Orthodoxy as popular culture via Certeau

Michel de Certeau (d. 1986) was Jesuit monk, historian and philosopher whose work is essential for conceptualizing religion within everyday life. His scholarship on mysticism and religious polemics offers some of the most fruitful for understanding of Hasidism, Mitnagdim, and Neo-Hasidism, or the in-between groups within Orthodoxy. I will limit my discussion here to those points important for the understanding of popular culture.

In one of his talks given to an intellectual group of clergy debating ideological issues of the age, a European Catholic version of the Orthodox Forum, where the debate was how much pluralism can the unified teachings of the Church bear? As in the Jewish community, the papers addressed the matter from the perspective of liberal and conservative, specifically how to increase pluralism within the Church or how to set limits to the pluralism? Certeau undercut the discussion of the forum by arguing that pluralism is everywhere. Everything that goes on in the practice of everyday life is interpreted differently by everyone—the fishmonger and the lawyer, the bishop and the doctor, all people hear things differently. The average person, the teenager, the householder, the senior citizen, the high school teacher, the doctor, and the lawyer each create their own version of the Church’s teaching.

To apply this to the case of the Orthodoxy, Certeau would emphasize how Rav Soloveitchik means different things to different people. Most of us are used to the debates about Rav Soloveitchik and revisionism, situating the diversity on a left and right spectrum. Certeau would undercut this and looks at the reception of Rav Soloveitchik from a real life perspective.

To illustrate, I will take a real life example, a local New York high school gave its students a short essay written by Rav Soloveitchik on the axiological importance of Torah study in our lives. As homework, they had to answer questions about how to apply that essay within their lives. So, one student, showing commitment to Torah study, started to paint signs for his youth group, another spent time each day on AskMoses the Chabad question and answer site, another studied with diligence Akiva Tatz’s books, another read frum message boards on the web, one downloaded Torah shiurim on mp3’s, and another worked on a video for their NCSY region, others spent extra time on their Navi class where literary approaches to the chapter were emphasized. None of this plurality relates to the left-right divide or can be directly found in Rav Soloveitchik’s words.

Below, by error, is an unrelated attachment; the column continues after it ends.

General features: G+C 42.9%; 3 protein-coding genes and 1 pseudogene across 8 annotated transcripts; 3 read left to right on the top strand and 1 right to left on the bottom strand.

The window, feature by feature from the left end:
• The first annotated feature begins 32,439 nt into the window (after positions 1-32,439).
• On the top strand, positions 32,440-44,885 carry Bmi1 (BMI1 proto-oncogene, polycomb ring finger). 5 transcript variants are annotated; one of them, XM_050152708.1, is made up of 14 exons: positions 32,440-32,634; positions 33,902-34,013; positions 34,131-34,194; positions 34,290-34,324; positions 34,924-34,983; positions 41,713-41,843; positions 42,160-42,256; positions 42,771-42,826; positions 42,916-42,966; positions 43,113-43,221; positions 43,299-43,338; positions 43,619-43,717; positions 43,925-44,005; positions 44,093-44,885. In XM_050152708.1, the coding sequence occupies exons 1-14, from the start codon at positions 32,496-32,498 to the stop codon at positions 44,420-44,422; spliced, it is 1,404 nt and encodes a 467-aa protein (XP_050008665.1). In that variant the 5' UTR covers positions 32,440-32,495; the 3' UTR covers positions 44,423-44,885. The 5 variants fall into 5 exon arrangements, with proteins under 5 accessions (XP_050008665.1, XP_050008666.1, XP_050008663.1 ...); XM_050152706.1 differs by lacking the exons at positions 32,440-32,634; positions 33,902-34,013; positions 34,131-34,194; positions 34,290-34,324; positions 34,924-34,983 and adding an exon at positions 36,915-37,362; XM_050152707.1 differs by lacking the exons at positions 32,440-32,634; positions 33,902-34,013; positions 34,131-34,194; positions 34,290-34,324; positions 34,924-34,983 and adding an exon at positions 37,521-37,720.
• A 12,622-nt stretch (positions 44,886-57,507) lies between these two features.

According to Certeau, the religious person can cull the products of the community and adapt it to her own life and worldview, thereby Rav Soloveitchik can be combined with the twelve steps, kiruv, neo-hasidism, sports, and be seen to support Artscroll, Hatam Sofer, Kahanaism, and the internet.

For Certeau, the understanding of culture is the understanding of consumers and how they poach. Culture is also about the operational logic of disguise and survival against a background of obligation and orthodoxy. Certeau is interested in how we use objects—not how the original intent for which they were created for to us. For instance, Certeau is interested in how people buy books just to have them on the shelf, or to make a polemic point, or to show allegiance. How people misquote them just as much as what it says in the book. Do we give the object privileged space? Do they subvert their meanings? A common practice is to harmonize the given book with whatever a person is actually interested in or actually uses in her life.

When Certeau looks at everyday life, he looks at activities of resistance and evasion and how people resist under the radar by means of tactics. An example of a tactic might be something as mundane as using office supplies for personal purposes or IMing at work. They are committed to work but their heart and mind are elsewhere.

In Certeau’s gaze, he would see students who may be committed to study Talmud yet are successful at evasion of the very activity to which they claim to be devoting their efforts. They may start the morning learning by talking about their dates, the entertainment they recently attended, and sports scores. They also know that if they play along enough to cover the Gemara, they will be left alone to deal with their own path where they can concentrate on Neo-Haisdut, kiruv, current events, the seforim sale, or the MCATS. They can spend seder uploading to the web reverential pictures of the roshei yeshiva, sending Twitter messages about what they are currently learning, or collecting all the political and polemical comments made by the Rosh Yeshiva. They can reminisce about the popular culture experience of the gap year in Israel. Or they can enter into a language weave of steig and stark by focusing on how they dress, their props, and the books on their shelves, rather than the content of the Talmud. Each of these is a tactic of evasion that simultaneously evades and supports the system.

These activities have no clear authority or no proper location. Rather, they are opportunistic moments that we use to construct our days that let us survive. According to Certeau, all institutions, books, and ideas are now conversations and everyday practices. Certeau focus on space, not time or ideas, to explain everyday life. He uses the metaphor of the fishwife going to market and walking through the streets of Paris in order to opt out of the grand metaphors about history, ideas, and social change. For Certeau, everything is a network and everything has potential to contradict everything else without upsetting the public confession.